Reflecting On More Than A Decade Of Working At A Blood Bank: KUNR Youth Media | KUNR

Reflecting On More Than A Decade Of Working At A Blood Bank: KUNR Youth Media

Sep 4, 2020

Edith Scott worked in a blood bank for over 13 years, spending her career interviewing donors, taking blood, and getting to know her regular patients on a personal level. She retired in 2012, but she remembers her time fondly and still has a lot of stories to tell.

Her granddaughter, Isabella LoConte, a student with KUNR’s Youth Media program, sat down with her to talk about her time there.

ISABELLA LoCONTE: You've told me that you used to work at a blood bank for quite some time before retiring. Why did you decide to work at a blood bank?

EDITH SCOTT: When I moved back to Reno, I needed to find a job. And I found a job in the United Blood Services. And I worked there for almost 13 years. I loved it. It was the greatest job. I interviewed donors and then I also drew their blood. And still, after eight years of being retired, I still have some of my older donors ask about me and tell the girls that we still have lunch or dinner. And they tell me who has asked about me. I just tell him to tell them I said hello.

LoCONTE: Can you tell me one story you remember from working there?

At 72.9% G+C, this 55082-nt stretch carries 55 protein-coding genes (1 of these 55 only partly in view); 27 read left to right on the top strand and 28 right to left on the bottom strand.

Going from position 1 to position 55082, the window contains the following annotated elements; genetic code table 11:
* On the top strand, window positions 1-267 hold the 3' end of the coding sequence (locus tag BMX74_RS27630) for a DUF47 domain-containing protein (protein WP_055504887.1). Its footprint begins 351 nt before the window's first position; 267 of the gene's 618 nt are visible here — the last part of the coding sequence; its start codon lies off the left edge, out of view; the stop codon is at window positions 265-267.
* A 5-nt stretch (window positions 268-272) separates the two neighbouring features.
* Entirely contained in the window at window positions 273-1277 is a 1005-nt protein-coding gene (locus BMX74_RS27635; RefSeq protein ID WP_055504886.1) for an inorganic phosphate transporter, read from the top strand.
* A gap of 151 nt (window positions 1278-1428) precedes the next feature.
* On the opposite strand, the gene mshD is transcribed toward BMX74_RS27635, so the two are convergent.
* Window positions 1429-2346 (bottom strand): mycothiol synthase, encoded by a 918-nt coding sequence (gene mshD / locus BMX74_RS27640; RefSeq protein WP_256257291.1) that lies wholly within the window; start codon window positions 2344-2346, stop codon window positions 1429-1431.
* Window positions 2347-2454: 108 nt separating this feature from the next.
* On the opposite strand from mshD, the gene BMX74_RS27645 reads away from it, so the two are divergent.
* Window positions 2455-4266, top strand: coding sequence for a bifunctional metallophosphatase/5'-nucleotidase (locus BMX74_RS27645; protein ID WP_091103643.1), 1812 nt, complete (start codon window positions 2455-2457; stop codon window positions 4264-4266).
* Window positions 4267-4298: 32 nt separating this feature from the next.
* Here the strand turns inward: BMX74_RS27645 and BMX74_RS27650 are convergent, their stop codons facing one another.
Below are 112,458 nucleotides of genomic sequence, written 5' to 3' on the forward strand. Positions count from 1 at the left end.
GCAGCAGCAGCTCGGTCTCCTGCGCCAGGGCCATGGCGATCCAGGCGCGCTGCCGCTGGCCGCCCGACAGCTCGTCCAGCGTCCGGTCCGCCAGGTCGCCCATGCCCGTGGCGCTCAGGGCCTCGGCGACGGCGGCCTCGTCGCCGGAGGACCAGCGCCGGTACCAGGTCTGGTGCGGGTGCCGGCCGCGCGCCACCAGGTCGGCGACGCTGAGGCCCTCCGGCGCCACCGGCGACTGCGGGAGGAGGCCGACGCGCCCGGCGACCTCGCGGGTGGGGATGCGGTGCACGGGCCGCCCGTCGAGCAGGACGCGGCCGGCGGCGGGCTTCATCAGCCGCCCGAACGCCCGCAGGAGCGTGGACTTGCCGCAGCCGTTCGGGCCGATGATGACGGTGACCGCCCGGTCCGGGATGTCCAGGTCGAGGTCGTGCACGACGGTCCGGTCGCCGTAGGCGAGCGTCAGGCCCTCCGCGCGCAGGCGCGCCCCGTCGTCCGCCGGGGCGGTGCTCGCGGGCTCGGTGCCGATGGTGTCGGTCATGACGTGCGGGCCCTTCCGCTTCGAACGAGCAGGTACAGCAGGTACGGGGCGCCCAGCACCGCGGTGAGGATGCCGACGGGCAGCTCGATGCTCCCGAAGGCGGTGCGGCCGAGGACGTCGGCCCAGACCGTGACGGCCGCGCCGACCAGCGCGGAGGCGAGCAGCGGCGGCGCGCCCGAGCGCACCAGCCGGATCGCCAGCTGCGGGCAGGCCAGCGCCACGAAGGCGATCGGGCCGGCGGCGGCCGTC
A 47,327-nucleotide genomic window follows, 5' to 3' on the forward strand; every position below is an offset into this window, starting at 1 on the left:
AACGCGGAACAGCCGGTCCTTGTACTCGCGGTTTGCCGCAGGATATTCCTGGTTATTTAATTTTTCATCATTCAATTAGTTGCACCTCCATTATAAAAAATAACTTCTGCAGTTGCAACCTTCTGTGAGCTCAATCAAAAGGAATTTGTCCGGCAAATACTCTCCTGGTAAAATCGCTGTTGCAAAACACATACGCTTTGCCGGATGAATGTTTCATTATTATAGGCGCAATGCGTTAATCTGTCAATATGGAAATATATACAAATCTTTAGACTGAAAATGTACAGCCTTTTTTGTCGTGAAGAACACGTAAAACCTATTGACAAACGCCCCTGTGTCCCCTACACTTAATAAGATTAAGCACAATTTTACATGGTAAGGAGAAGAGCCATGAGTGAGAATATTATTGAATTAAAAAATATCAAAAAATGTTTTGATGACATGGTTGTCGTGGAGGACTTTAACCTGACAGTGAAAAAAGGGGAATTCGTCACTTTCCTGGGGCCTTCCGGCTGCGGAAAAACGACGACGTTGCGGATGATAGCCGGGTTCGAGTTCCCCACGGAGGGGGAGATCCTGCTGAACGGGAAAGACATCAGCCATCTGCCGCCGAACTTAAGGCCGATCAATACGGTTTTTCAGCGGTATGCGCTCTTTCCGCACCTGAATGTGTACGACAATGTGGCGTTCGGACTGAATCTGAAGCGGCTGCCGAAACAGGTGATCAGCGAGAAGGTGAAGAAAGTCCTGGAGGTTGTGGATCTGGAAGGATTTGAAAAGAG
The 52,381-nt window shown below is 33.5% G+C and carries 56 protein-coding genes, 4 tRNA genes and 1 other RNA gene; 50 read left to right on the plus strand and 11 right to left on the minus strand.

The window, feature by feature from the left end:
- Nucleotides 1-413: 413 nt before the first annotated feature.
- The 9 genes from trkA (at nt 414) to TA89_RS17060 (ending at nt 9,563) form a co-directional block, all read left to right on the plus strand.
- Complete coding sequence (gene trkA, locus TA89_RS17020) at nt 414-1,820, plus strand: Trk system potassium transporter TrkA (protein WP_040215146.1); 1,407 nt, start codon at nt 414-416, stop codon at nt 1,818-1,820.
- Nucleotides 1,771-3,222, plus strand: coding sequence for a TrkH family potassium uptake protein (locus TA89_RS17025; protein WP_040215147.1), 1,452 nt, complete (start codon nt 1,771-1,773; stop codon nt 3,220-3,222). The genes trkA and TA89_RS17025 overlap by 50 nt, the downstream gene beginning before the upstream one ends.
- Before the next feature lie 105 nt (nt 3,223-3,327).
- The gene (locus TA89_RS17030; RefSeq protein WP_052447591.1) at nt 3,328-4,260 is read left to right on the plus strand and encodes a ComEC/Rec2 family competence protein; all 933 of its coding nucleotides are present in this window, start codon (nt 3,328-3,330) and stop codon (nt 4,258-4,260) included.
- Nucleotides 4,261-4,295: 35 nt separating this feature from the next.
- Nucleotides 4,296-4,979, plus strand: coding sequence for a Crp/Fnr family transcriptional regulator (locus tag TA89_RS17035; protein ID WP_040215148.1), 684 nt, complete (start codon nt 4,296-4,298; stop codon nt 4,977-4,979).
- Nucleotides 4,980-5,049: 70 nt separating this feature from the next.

SCOTT: I really enjoyed talking with all my donors because they were good people. And you get to know so many of them that I really liked. And she had what they call a baby donor. And there was one young boy that she came in and donated for him every two months because his body did not make iron. She donated for him from the time he was six weeks old or something like that. And he passed away when he was... I believe he was 18 when he passed away. And it really broke almost all of our hearts, but she is one of the nicest ladies that you ever meet.

Isabella LoConte is a student at the Academy of Arts, Careers and Technology in Reno, as well as a reporter for our youth media program, a special partnership with the Washoe County School District to train the next generation of journalists. Since the start of the pandemic, the program has met remotely, and students have not been reporting in the field to avoid the transmission of COVID-19.

Music by Podington Bear.